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Discussion in 'Arhiva' started by motanik, Jun 28, 2007.

  1. motanik

    motanik New Member

    Jan 22, 2009
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    Most of us still use cheques from time to time. If you have a current account your bank will have given you a cheque book and may have given you a "cheque guarantee card" to use with it. Most banks now only issue cheques with the crossing and words "account payee" already pre-printed on it and they print instructions on how to take care of the cheque book on the front cover.

    Specimen Cheque


    How to take care of your cheque book and cheque card

    You should keep your cheque book and cheque card separate from each other. If one or both are lost or stolen, it is important for your own protection that you tell your bank immediately. Most banks have 24 hour phone lines to report such losses and these can be found in telephone books, from Directory Enquiries, on bank statements or in bank literature.

    To prevent the possibility of forgeries or the cheque being fraudulently altered, a cheque must always be written in ink so that it is immediately permanent.

    If you are a customer and are writing a cheque, write the name of the person to whom you are paying after the word "Pay" as close to the left-hand side of the cheque as you can. If space remains, draw a line through it so that no new words can be added (see specimen example). Write in the amount in words and figures. If space remains put a line through it (as shown in the specimen example). This means that no one can alter the amount of the cheque after you have signed it.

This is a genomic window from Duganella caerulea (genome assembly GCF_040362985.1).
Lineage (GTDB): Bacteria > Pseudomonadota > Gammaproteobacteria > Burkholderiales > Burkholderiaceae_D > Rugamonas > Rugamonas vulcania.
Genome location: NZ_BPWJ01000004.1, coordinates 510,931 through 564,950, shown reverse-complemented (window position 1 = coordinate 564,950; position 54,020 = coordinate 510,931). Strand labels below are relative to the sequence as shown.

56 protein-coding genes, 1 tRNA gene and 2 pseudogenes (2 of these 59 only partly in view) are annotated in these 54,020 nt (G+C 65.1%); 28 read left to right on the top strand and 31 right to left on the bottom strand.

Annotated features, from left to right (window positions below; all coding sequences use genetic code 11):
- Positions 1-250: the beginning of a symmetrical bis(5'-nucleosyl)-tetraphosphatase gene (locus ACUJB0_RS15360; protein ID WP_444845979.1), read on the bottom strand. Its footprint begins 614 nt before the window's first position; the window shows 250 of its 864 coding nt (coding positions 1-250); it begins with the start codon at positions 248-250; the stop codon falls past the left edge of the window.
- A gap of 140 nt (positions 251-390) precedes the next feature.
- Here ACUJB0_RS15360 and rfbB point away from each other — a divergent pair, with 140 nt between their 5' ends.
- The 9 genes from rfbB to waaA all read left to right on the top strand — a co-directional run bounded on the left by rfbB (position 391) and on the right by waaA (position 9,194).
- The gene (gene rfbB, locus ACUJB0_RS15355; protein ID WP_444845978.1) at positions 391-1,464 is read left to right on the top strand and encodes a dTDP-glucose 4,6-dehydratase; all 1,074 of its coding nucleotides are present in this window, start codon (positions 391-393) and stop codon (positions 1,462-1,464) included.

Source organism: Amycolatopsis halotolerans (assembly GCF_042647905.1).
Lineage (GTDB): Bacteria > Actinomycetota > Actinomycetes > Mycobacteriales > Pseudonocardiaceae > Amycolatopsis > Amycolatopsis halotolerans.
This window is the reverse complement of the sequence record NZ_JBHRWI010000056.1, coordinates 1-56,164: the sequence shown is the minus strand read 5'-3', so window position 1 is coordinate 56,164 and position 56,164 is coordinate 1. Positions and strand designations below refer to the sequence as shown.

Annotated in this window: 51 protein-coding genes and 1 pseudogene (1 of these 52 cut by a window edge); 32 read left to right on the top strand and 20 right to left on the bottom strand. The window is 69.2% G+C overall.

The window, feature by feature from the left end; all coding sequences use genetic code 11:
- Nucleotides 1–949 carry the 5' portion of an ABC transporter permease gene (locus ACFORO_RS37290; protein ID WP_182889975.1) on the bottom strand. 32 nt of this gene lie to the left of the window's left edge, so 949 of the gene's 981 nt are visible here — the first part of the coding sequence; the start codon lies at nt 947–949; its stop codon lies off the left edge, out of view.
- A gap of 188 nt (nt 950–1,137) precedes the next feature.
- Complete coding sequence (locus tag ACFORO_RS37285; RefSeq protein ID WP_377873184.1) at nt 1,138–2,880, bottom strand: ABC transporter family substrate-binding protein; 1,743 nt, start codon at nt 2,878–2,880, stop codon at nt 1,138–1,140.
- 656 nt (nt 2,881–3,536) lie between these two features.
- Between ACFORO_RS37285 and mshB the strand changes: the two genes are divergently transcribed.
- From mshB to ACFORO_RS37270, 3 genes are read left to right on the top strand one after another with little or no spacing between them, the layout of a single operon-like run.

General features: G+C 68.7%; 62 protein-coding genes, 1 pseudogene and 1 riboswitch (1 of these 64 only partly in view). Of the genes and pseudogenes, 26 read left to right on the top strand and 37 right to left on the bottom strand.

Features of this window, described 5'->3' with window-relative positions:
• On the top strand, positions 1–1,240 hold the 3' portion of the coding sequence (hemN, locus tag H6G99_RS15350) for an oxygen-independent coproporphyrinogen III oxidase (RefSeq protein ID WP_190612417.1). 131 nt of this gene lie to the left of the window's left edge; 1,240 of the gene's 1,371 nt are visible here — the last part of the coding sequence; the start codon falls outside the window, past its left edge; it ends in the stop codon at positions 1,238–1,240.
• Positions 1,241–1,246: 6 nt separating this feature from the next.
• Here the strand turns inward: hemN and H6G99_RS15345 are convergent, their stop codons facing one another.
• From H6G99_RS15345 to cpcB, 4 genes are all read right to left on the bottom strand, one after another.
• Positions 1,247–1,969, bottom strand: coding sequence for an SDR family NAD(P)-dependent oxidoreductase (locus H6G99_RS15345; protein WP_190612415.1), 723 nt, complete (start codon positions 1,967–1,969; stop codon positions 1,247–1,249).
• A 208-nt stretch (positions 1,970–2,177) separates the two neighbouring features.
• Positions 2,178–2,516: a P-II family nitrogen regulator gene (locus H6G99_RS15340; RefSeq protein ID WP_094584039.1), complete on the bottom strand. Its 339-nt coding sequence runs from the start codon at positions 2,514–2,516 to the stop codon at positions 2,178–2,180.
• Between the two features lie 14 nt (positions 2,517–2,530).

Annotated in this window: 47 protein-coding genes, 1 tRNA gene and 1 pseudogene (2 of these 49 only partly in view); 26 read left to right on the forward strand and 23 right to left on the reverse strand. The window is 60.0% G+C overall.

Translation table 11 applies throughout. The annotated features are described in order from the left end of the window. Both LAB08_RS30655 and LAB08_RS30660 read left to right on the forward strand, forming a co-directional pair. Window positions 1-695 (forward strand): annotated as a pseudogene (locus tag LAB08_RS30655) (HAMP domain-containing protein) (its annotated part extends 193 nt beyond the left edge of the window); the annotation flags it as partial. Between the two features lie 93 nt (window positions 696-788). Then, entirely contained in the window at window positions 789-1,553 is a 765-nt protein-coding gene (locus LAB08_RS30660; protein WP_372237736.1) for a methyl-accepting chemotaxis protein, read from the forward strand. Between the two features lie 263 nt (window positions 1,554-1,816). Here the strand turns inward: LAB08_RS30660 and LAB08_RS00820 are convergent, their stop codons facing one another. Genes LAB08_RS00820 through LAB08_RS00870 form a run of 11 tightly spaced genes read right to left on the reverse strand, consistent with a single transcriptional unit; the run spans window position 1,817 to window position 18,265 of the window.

What if I make a mistake?

    If, when writing your cheque, you make a mistake and wish to alter it, make sure that you clearly cross out the mistake and your full signature as close as you can to the alteration.

    Details of the cheque are important

    The date of a cheque is important. If it is missing the bank may either insert it or refuse payment. An undated cheque can be valid but sometimes, depending on the circumstances, the bank will return it with the ?date required' marked on it. So remember to always fill in the date.

    If the date on the cheque is more than 6 months before the date that you pay in/or present the cheque at your bank, the bank may return it marked ?out of date'.

    Sometimes customers 'post-date' a cheque. This is a date in the future and essentially means that the customer intends that the bank will not pay the cheque earlier than the date inserted on the cheque. If a post-dated cheque is paid in before the date on the cheque the bank may pay it or return it marked ?post-dated'. Most banks do not encourage post-dating cheques. You should be careful to ensure that a post-dated cheque is not presented to a bank before the date on the cheque. Some banks state in their terms and conditions that they will pay a post dated cheque on first presentation if the cheque is otherwise in order.